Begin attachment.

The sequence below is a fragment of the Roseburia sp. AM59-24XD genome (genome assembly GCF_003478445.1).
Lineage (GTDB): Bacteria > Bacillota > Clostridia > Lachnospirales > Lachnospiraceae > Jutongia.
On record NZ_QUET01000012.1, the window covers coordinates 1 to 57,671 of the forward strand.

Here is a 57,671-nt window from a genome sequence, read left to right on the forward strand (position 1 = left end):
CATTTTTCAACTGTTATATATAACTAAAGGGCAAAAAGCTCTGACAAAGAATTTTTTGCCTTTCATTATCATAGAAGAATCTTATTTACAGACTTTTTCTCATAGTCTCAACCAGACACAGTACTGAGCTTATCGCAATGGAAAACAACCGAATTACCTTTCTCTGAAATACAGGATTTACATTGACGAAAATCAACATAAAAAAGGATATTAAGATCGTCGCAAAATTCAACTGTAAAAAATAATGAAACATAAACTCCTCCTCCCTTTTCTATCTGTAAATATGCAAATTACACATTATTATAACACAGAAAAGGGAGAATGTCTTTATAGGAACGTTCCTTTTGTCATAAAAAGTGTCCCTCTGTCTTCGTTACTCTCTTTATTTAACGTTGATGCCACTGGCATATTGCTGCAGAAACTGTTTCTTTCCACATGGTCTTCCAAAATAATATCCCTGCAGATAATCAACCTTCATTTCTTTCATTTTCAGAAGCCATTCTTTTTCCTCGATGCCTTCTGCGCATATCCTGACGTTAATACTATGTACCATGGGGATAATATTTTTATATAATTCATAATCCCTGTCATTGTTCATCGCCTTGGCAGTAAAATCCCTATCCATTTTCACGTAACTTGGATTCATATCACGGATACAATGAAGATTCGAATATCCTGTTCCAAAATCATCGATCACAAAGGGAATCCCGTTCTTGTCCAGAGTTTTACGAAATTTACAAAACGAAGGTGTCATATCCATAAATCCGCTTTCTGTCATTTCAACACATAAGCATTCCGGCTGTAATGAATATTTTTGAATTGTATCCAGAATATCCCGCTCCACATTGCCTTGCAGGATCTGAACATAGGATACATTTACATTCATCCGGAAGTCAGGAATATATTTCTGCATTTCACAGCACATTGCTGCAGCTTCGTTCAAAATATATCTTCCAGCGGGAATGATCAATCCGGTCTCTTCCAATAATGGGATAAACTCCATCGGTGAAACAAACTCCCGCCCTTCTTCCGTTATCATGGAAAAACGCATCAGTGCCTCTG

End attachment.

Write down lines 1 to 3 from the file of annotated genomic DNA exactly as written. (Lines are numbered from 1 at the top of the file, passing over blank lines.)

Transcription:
The sequence below is a fragment of the Roseburia sp. AM59-24XD genome (genome assembly GCF_003478445.1).
Lineage (GTDB): Bacteria > Bacillota > Clostridia > Lachnospirales > Lachnospiraceae > Jutongia.
On record NZ_QUET01000012.1, the window covers coordinates 1 to 57,671 of the forward strand.